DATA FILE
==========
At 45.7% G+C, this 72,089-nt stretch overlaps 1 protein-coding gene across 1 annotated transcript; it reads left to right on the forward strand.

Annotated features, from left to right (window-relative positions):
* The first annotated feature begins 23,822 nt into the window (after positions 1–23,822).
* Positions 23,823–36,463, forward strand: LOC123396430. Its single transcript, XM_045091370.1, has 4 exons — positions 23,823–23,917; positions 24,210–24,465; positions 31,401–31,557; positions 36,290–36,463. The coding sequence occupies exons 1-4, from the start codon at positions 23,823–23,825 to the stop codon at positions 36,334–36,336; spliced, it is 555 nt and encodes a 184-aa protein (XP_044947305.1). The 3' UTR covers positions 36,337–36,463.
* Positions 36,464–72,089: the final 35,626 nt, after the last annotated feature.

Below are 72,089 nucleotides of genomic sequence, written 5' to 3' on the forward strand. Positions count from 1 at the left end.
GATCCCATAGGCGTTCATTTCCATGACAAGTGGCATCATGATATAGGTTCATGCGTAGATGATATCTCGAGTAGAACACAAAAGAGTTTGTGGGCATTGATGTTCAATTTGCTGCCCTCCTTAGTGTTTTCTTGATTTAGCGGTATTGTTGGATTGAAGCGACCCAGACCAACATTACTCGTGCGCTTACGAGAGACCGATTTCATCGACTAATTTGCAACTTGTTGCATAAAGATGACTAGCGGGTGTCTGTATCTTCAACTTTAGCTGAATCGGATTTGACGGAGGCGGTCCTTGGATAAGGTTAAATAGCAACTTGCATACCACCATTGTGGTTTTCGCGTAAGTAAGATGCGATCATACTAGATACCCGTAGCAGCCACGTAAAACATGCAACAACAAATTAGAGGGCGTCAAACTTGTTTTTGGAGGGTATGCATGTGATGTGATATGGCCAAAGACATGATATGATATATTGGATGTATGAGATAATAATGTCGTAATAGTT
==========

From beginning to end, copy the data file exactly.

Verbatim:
At 45.7% G+C, this 72,089-nt stretch overlaps 1 protein-coding gene across 1 annotated transcript; it reads left to right on the forward strand.

Annotated features, from left to right (window-relative positions):
* The first annotated feature begins 23,822 nt into the window (after positions 1–23,822).
* Positions 23,823–36,463, forward strand: LOC123396430. Its single transcript, XM_045091370.1, has 4 exons — positions 23,823–23,917; positions 24,210–24,465; positions 31,401–31,557; positions 36,290–36,463. The coding sequence occupies exons 1-4, from the start codon at positions 23,823–23,825 to the stop codon at positions 36,334–36,336; spliced, it is 555 nt and encodes a 184-aa protein (XP_044947305.1). The 3' UTR covers positions 36,337–36,463.
* Positions 36,464–72,089: the final 35,626 nt, after the last annotated feature.

Below are 72,089 nucleotides of genomic sequence, written 5' to 3' on the forward strand. Positions count from 1 at the left end.
GATCCCATAGGCGTTCATTTCCATGACAAGTGGCATCATGATATAGGTTCATGCGTAGATGATATCTCGAGTAGAACACAAAAGAGTTTGTGGGCATTGATGTTCAATTTGCTGCCCTCCTTAGTGTTTTCTTGATTTAGCGGTATTGTTGGATTGAAGCGACCCAGACCAACATTACTCGTGCGCTTACGAGAGACCGATTTCATCGACTAATTTGCAACTTGTTGCATAAAGATGACTAGCGGGTGTCTGTATCTTCAACTTTAGCTGAATCGGATTTGACGGAGGCGGTCCTTGGATAAGGTTAAATAGCAACTTGCATACCACCATTGTGGTTTTCGCGTAAGTAAGATGCGATCATACTAGATACCCGTAGCAGCCACGTAAAACATGCAACAACAAATTAGAGGGCGTCAAACTTGTTTTTGGAGGGTATGCATGTGATGTGATATGGCCAAAGACATGATATGATATATTGGATGTATGAGATAATAATGTCGTAATAGTT